How companies can get more women in tech ahead by eliminating gender bias in the workplace
Technology is having difficulty. And it’s not related to the rising need for digital transformation or the rise in cybersecurity concerns. The dearth of women in leadership is the cause. The U.S. Census reports that women at work make up over half of the workforce in the country, but just 27% of STEM workers, an increase of only 19% since 1970. Unfavorable gender bias in the workplace exists because there are more men than women in tech.
43% of women at work think there is a gender pay difference, and one in three women report encountering gender bias in the workplace. According to TrustRadius’ 2021 Women in Tech Report, 66% of women believe their present employer offers no clear path for advancement and 41% cite a lack of mentorship as a barrier to promotion. Unconscious bias is one reason why there aren’t enough mentors for women in leadership.
Unconscious discrimination prevents us from empathizing with those who are different from us and makes us more likely to favour those who resemble us. Particularly in environments where women at work make up a minority, this is a problem. The structural support that women in tech require from their employers isn’t being provided, which can hinder or completely stop their career growth.
But it’s important to carefully evaluate a variety of issues in order to support, attract, and keep women in the workforce as professionals. Let’s take a look at a few of them.
High-ranking individuals, such as executives, are known as sponsors because they support others and lobby for change by using their political clout. Women who are sponsored have someone who is always in their corner, ready to battle for them and campaign on their behalf, which can help them overcome obstacles.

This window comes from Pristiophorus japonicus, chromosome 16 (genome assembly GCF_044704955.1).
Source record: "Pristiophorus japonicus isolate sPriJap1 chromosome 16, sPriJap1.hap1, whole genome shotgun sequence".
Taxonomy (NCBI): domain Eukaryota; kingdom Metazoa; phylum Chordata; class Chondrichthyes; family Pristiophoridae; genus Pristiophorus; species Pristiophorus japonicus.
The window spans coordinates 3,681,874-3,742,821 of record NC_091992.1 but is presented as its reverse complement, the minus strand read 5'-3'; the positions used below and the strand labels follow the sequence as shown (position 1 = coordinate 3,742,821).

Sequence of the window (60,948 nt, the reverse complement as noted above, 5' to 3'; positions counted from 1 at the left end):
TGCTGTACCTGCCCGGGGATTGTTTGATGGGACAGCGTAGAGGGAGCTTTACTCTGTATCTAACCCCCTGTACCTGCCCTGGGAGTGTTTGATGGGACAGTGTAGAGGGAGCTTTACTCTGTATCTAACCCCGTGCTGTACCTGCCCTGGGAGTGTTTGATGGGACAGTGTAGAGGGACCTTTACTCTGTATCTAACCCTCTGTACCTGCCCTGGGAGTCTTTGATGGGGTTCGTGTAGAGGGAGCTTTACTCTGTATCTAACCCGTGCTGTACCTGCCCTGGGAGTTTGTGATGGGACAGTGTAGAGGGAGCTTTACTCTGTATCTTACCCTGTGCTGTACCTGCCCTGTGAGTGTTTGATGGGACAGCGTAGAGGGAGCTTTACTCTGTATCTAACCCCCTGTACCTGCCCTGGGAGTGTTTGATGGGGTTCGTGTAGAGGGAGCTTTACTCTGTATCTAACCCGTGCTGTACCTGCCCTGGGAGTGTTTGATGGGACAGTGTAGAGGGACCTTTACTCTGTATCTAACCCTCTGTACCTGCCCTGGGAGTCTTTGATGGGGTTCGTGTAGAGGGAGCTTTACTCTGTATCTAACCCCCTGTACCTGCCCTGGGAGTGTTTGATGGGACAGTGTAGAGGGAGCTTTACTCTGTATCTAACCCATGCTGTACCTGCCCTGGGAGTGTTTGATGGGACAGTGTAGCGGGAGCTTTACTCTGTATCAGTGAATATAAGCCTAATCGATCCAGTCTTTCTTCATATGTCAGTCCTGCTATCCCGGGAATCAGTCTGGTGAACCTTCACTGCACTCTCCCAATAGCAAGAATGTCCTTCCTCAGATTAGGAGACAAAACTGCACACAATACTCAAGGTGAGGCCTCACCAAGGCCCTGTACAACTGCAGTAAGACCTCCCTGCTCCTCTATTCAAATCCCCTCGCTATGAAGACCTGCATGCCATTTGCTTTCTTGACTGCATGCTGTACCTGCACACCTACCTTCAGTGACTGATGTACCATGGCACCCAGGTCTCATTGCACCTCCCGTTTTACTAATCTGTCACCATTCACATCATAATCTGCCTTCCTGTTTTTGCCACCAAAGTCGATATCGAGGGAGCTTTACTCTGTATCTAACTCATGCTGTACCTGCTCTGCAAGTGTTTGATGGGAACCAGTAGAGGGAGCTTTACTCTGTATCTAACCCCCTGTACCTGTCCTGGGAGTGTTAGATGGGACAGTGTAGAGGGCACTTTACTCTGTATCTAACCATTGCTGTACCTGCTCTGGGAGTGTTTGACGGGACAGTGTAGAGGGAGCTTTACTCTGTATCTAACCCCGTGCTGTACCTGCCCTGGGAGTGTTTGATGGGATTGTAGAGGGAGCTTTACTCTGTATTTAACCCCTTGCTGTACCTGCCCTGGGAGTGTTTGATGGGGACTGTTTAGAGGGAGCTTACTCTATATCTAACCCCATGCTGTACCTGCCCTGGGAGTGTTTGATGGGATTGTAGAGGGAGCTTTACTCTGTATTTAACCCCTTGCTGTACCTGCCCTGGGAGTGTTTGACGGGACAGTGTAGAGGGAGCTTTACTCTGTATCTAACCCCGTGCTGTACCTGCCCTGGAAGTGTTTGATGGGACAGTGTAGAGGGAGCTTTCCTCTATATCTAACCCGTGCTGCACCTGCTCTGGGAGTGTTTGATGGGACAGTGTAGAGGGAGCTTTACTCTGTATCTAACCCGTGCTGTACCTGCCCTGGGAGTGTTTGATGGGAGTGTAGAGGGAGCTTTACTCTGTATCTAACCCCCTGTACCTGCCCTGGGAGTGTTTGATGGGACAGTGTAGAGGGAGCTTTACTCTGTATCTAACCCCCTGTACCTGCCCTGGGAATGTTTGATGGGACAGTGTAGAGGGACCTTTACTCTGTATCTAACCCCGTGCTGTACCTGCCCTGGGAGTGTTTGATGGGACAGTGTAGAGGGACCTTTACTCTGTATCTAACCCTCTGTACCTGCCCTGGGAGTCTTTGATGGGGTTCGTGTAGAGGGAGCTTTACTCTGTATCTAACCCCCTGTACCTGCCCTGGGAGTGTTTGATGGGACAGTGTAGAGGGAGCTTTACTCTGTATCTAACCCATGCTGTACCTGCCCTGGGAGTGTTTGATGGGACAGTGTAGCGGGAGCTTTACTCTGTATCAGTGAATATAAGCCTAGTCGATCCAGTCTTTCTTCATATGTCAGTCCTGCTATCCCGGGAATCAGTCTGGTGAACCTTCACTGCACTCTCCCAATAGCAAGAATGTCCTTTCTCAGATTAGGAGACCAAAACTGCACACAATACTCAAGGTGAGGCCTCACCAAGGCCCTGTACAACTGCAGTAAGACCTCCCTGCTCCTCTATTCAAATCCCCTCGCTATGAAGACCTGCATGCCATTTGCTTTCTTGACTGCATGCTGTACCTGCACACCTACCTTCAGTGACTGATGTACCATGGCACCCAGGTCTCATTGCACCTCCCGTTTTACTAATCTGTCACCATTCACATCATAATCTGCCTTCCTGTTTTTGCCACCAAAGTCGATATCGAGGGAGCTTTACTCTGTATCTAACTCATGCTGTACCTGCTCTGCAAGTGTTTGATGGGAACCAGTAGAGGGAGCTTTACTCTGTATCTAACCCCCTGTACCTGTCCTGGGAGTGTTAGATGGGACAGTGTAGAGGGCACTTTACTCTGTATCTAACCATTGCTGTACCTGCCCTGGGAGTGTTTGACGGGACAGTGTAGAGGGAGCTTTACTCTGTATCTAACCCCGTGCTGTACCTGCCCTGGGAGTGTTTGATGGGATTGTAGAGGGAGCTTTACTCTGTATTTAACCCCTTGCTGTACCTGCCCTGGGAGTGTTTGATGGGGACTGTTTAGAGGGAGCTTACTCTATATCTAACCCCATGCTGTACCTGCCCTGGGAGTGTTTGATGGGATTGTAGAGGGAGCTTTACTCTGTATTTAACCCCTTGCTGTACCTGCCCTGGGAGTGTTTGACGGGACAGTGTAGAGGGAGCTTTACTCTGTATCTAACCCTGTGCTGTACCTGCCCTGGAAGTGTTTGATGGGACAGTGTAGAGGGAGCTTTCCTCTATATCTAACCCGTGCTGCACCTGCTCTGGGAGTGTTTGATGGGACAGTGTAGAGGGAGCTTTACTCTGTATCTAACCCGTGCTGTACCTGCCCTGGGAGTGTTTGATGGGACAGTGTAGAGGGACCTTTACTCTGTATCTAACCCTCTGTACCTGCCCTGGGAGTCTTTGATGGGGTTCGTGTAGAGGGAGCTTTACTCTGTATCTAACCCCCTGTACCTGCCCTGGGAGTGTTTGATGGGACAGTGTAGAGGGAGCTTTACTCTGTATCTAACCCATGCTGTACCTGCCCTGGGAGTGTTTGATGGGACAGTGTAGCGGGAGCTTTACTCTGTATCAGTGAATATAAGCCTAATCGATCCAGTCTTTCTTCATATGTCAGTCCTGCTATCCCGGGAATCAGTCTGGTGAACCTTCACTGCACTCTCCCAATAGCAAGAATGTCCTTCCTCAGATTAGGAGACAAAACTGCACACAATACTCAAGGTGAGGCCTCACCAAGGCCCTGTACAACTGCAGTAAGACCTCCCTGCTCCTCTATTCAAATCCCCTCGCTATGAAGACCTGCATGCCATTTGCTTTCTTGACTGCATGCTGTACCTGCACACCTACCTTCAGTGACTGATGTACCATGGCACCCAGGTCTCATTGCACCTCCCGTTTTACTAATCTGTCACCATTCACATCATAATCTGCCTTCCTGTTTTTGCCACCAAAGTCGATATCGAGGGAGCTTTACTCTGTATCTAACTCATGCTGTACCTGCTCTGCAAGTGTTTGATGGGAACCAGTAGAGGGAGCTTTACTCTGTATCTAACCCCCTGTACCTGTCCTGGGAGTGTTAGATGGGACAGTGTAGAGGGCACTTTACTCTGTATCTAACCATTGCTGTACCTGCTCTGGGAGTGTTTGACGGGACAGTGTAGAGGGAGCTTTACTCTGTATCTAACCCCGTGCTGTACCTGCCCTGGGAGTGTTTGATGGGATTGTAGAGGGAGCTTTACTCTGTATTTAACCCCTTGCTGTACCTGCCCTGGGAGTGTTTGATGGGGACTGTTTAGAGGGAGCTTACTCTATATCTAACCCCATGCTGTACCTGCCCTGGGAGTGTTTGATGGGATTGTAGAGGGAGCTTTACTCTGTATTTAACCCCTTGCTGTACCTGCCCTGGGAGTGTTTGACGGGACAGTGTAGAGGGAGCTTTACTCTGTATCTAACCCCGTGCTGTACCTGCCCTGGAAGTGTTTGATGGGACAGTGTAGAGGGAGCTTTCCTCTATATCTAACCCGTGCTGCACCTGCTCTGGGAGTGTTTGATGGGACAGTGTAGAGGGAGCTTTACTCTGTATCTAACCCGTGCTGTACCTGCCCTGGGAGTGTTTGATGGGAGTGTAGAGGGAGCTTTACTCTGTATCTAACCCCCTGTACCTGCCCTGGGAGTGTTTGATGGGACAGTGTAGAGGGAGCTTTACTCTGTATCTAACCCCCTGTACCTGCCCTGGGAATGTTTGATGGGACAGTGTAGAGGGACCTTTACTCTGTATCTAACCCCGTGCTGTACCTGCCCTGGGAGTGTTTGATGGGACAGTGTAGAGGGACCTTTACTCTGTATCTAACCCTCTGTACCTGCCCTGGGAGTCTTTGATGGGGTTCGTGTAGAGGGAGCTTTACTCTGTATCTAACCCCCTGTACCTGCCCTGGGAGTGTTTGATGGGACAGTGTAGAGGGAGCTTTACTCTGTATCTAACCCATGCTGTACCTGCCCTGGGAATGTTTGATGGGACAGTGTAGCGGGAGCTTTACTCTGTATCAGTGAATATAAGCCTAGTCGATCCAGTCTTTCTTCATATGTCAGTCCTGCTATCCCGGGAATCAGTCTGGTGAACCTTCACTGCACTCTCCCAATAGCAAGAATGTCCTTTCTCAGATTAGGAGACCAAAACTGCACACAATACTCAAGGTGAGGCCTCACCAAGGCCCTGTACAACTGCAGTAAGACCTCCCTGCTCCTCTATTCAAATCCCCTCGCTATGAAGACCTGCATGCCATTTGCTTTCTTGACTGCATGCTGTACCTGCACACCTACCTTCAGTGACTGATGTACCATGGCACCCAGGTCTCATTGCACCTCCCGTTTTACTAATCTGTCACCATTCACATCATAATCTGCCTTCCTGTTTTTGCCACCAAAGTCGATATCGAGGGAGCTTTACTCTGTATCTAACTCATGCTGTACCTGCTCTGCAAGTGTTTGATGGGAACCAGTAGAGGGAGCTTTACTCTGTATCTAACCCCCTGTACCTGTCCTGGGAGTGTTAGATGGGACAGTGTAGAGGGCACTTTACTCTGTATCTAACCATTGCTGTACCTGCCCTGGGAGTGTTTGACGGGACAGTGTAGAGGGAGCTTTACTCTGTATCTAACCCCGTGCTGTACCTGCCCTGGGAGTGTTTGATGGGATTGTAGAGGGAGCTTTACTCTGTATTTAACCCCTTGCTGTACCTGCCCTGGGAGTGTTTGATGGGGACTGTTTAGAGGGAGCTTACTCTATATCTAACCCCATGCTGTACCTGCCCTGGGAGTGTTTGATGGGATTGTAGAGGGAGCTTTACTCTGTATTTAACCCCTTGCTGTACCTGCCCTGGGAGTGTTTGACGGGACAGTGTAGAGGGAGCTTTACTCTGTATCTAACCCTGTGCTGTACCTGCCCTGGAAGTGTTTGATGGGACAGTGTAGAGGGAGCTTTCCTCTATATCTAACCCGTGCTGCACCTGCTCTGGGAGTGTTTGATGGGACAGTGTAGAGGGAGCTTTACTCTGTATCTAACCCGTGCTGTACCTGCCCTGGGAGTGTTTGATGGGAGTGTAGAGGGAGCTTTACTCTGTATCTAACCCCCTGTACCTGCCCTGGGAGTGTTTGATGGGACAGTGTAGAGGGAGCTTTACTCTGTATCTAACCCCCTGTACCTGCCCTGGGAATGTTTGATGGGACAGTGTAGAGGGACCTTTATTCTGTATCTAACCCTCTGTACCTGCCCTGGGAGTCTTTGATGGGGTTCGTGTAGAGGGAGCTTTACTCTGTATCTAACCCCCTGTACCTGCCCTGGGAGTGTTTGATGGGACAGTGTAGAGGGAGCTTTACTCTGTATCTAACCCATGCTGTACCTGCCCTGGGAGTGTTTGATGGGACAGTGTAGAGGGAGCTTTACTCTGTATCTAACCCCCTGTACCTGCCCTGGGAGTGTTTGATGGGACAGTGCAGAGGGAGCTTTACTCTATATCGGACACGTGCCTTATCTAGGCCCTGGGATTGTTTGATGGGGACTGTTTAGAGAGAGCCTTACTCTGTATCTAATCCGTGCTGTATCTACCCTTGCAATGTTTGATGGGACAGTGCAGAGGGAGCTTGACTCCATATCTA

Be a Support to Other Executives
Women in leadership roles can often be held back by executive pushback. Women in tech are frequently overlooked for jobs they are completely qualified for, despite the fact that these executives have the final say in who gets hired and who doesn’t. Sponsors have the power to halt this cycle and challenge other CEOs. Sponsorship work doesn’t end there, either. For the sponsors to be able to demonstrate that they are worth the battle, it is important to invest in projects aimed at empowering women.
Provide Professional Guidance
Sponsorship involves more than just campaigning, it also involves offering opportunities for professional growth, basically empowering women at work. Sponsors can guarantee that applicants have the resources they need to succeed in their roles by giving them tough love and constructive criticism.
Diversity & Inclusion (D&I)
It is crucial to concentrate on providing equal chances for everyone in the modern world. Even if more people are seeking jobs in different roles, diversity, and retention still suffer from poor attempts on the part of most companies to improve their diversity and inclusion programs. Regardless of gender, workplaces need to create an environment where employees can collaborate as a team which will pave a way for more women in leadership roles.
Fostering a Culture of Openness
Organizations should promote a welcoming environment with genuine support for all employees, especially minorities who may experience underrepresentation in order to eliminate gender bias in the workplace. The scope of fear when it comes to talking with co-workers or superiors must be removed, and organizations must make a conscious effort to accept regular criticism.
Increase the Number of Female Mentorship Opportunities for All Levels
We are aware that mentoring has a significant positive effect on both mentors’ and mentees’ professional developmentCompareded to previous diversity initiatives, mentorship programs considerably increased the promotion and retention rates for women and minorities, according to a study by Cornell University’s School of Industrial and Labor Relations. It’s crucial to offer sponsorship and mentorship options for women at all levels to get more women in the o tech industry and advance them to the executive level.